Trigonometry

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Nabil
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Joined: Wed Aug 24, 2016 12:27 am

Trigonometry

Unread post by Nabil » Thu Aug 25, 2016 11:58 am

1. $x$ বাস্তব সংখ্যা হলে কোনটি বড়? $\sin(\cos x)$ নাকি $\cos(\sin x)$?

2. Prove that \[\tan\left(\frac{n+1}{2}a\right) =\frac{\sin a+\sin 2a+\ldots+\sin na}{\cos a+\cos 2a+\ldots+\cos na}\]
Last edited by Phlembac Adib Hasan on Sat Sep 24, 2016 11:44 am, edited 1 time in total.
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Phlembac Adib Hasan
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Re: Trigonometry

Unread post by Phlembac Adib Hasan » Sat Sep 24, 2016 12:35 pm

I remember the first problem from Neurone Onuronon. [Ah, nostalgia :") ] Anyway, here are your solutions:

1. Set $y=\sin x$. After some tedious calculations, it becomes apparent that $\cos y>\sin \left(\sqrt{1-y^2}\right)$. In other words, $\cos(\sin x) > \sin(\cos x)$.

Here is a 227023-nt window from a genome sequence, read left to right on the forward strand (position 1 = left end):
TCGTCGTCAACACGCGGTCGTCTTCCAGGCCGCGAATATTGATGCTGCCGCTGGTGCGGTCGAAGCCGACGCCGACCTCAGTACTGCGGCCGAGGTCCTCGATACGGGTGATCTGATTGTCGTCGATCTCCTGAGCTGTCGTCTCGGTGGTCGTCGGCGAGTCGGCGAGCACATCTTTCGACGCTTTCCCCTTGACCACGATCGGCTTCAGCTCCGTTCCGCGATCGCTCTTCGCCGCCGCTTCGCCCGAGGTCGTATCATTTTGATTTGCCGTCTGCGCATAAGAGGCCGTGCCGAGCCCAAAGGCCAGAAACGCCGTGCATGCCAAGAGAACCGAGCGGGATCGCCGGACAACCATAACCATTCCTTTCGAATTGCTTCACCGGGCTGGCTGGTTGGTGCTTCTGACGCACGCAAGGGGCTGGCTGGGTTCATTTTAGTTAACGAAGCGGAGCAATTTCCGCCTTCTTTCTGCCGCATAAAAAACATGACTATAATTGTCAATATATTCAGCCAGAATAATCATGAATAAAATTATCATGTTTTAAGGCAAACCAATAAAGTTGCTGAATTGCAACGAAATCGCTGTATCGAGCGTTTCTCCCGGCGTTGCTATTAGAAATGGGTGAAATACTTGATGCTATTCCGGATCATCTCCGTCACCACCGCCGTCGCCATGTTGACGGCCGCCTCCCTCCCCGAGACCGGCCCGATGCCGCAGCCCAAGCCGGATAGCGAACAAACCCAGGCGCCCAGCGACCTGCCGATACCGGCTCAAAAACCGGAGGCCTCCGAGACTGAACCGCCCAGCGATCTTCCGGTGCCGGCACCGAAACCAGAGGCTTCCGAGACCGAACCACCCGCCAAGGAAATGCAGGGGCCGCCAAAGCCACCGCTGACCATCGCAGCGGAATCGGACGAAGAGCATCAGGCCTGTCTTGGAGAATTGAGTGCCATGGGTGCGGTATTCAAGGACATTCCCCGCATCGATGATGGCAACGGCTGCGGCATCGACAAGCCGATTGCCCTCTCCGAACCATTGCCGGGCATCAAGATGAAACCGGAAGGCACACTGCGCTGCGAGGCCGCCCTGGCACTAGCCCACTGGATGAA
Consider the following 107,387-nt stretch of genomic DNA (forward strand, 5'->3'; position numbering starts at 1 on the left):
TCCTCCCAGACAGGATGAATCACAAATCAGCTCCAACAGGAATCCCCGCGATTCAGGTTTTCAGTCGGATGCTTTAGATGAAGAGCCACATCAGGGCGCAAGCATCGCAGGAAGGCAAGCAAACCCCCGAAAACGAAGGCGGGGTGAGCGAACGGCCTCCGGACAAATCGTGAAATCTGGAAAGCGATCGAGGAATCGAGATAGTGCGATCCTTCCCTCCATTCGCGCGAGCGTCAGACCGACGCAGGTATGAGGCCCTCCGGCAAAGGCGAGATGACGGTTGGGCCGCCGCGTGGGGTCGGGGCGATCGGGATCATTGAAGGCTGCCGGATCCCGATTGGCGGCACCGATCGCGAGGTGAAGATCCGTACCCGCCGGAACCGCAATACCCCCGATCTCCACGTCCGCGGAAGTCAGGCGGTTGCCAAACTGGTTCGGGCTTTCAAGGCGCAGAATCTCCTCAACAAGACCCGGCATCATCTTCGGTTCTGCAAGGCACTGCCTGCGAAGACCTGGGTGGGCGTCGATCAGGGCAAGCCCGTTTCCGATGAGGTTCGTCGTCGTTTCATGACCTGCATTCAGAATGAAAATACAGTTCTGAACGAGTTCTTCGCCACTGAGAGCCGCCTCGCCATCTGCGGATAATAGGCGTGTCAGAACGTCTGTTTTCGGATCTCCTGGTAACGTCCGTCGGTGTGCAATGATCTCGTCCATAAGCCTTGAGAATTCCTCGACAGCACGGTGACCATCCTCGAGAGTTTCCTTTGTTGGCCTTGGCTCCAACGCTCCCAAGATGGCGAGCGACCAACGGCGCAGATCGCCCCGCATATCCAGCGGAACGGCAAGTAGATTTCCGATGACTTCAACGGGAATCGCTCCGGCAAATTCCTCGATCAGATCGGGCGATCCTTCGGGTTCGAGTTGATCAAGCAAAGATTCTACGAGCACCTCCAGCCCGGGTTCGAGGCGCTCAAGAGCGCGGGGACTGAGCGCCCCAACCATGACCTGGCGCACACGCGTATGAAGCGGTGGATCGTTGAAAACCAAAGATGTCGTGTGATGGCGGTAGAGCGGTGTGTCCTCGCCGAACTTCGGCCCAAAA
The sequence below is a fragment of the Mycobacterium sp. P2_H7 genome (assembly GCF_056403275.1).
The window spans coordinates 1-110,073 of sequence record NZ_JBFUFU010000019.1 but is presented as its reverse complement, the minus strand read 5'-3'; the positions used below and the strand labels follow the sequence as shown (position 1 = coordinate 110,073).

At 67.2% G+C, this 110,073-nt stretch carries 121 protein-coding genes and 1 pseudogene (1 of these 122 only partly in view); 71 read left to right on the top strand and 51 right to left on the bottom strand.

[You can also show it by computing the derivatives of both functions. However, that would be, in my opinion, not 'ethical'.]

2. Do telescoping like this:
\[\sin ia+\sin(n+1-i)a=2\sin\left(\frac{n+1}{2}a\right)\cos\left(\frac{n+1-2i}2a\right)\]
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Zawadx
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Re: Trigonometry

Unread post by Zawadx » Sat Sep 24, 2016 7:08 pm

$\cos (\sin x)$ and $\sin(\cos x)$ are both continuous functions. So if one isn't always greater than the other, they must intersect at some value $k$ for which$ \cos(\sin k) = \sin(\cos k)$

$\sin x$ ranges from $-1$ to $+1$, so $\cos(\sin x)$ is always positive. So $\cos (\sin k) = \sin(\cos k) > 0$

Now for positive values of $\cos x$, $\cos x = \sin y \rightarrow x + y = \frac {\pi}{2} $

So, $ \cos k + \sin k = \frac {\pi}{2} $

But $\cos k + \sin k$ has a max value of $\sqrt{2}$. Thus no $k$ exists for which $\cos(\sin k) = \sin(\cos k)$.

Then plugging in any value of x and checking we can conclude that $\cos(\sin x) > \sin(\cos x)$ for all $x$.

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